the rank-ordering method also exploits the relationship between the modal frequency shift and the location of damage [7]. However, instead of applying the actual value of

modal frequency change, the rank of this ratio is used.

2.2. Multiple damage detection using natural frequencies

All the aforementioned methods employing natural frequencies are in general only capable of detecting a single

damage location. Because a unique pattern of modal frequency changes only holds for a single damage case, the

algorithm becomes impractical for structures that have

multiple defects, or an unknown number of defects. To

accommodate multiple damage locations, a sensitivity

matrix derived from the analytic model of the structure

can be incorporated into Eq. (1). The sensitivity matrix is

composed of the rst-order derivatives of the modal frequencies with respect to each damage variable. An example

of a damage variable could be the ratio of stiness reduction in each element. Typically, the sensitivity matrix is

derived either from nite-dierences or modal-based methods [31]. In this regard, Messina et al. introduced the

MDLAC (multiple damage localizing assurance criterion)

[9].

Because dx = Sdz,

T

Dx Sdzj 2

;

MDLACj

3

DxT Dxj Sdzj T Sdzj

where the sensitivity matrix S contains the rst-order derivatives of m natural frequencies (x) with respect to r damage

variables (z), as in

3

2

ox1 ox1

ox1

6 oz1

oz2

ozr 7

7

6

7

6 ox

6 2 ox2 ox2 7

7

6

oz

oz2

ozr 7:

4

S6

7

6 1

6 ..

.. 7

..

..

6 .

. 7

.

.

7

6

4 oxm oxm

oxm 5

oz1

oz2

ozr

The only dierence between the previously discussed correlation methods and the MDLAC is the presence of the sensitivity matrix. Although incorporating the sensitivity matrix

into the correlation expression enables the identication of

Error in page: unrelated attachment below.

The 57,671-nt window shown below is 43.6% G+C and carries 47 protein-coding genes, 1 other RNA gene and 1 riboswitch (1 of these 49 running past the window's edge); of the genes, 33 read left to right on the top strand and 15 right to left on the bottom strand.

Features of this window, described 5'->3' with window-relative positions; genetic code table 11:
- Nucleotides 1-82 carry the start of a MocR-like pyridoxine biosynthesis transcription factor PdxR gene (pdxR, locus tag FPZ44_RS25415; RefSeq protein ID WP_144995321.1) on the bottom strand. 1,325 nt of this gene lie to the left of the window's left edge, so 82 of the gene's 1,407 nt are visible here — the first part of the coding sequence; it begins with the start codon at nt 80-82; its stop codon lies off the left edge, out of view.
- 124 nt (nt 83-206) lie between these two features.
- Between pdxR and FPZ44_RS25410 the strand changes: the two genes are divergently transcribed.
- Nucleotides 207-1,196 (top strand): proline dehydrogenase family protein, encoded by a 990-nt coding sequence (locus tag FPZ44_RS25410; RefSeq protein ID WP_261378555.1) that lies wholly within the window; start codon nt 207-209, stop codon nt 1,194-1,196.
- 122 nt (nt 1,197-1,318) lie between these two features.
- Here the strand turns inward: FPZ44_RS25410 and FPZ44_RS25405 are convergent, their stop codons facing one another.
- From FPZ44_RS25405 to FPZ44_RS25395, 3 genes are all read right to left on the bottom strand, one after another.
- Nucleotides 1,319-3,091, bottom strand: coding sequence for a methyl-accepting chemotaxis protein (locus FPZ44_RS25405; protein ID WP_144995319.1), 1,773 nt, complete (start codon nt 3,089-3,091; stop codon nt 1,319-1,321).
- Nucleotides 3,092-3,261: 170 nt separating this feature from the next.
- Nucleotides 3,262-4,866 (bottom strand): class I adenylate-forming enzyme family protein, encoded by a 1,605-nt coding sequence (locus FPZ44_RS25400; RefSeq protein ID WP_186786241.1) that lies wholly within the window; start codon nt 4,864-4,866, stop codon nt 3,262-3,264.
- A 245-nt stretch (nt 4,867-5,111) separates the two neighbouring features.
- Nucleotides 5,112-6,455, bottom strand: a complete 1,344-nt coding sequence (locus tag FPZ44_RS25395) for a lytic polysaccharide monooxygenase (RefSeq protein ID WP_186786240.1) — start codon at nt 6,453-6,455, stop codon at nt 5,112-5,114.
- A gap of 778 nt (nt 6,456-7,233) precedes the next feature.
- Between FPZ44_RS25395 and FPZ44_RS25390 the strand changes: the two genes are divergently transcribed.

120

nding the appropriate combination of damage variables

dzi. The objective is to nd a damaged variable vector dzi that

makes the MDLAC equal to one. However, evaluating all

possible combinations of damage variables that maximizes

the MDLAC is prohibitive even for a simple problem. For

example, considering an identication model having 10 damage locations (elements) with ve possible levels of damage

severity produces 510 potential combinations of damage

variables. Thus, an ecient searching algorithm such as

GA is needed to determine the correct set of damage

variables.

2.3. Genetic algorithms

GA exploits the mechanisms of biological evolution to

perform optimization without information regarding the

derivative of the objective function. The search strategy

in GA is based on survival of the ttest; the global optimum can be sought by evolution in a series of generations.

The initial population or trial set of solutions (chromosomes) repeatedly evolve throughout generations until convergence to a desired solution occurs. The key actions in

GA are encoding, selection, crossover, and mutation. First,

a set of solutions or a chromosome (a string of DNA) is

encoded to a string of binary code, which is an ecient

way of representing design variables in the search space.

The selection process determines a pair of superior parents

(best solutions) and reproduces their child as a member of

the next generation. The members of the chromosomes that

give the best value of the objective function are chosen as

the ttest. A portion of the parents chromosome is also

combined and inherited into the next generation through

crossover. Typically, the range of the chromosome that will

be combined is randomly chosen. Although there are several dierent techniques available for the selection process,

elitism has good results in many problems. Elitism allows

the parents to survive through the generations as long as

they are the best among the population. This technique

eliminates the possibility of extinction of dominant chromosomes. Mutation is another key action in GA to reduce

inbreeding and prevent premature convergence to a local

minimum. Crossover and mutation are obvious advantages

GA have over conventional algorithms such as the conjugate gradient method. Thus, GA is particularly ecient

for highly complex optimization problems with many

nested local minima. Subsequently, GA is used herein for

searching for the damage variable vector that maximizes

the correlation coecient of natural frequency change

ratios.

2.4. Multiple damage detection using mode shapes

Most of the existing correlation-based methods use the

vector of damage-inuenced modal frequency changes. In

methods employing mode shape data in the damage detection problem, the use of MAC values between paired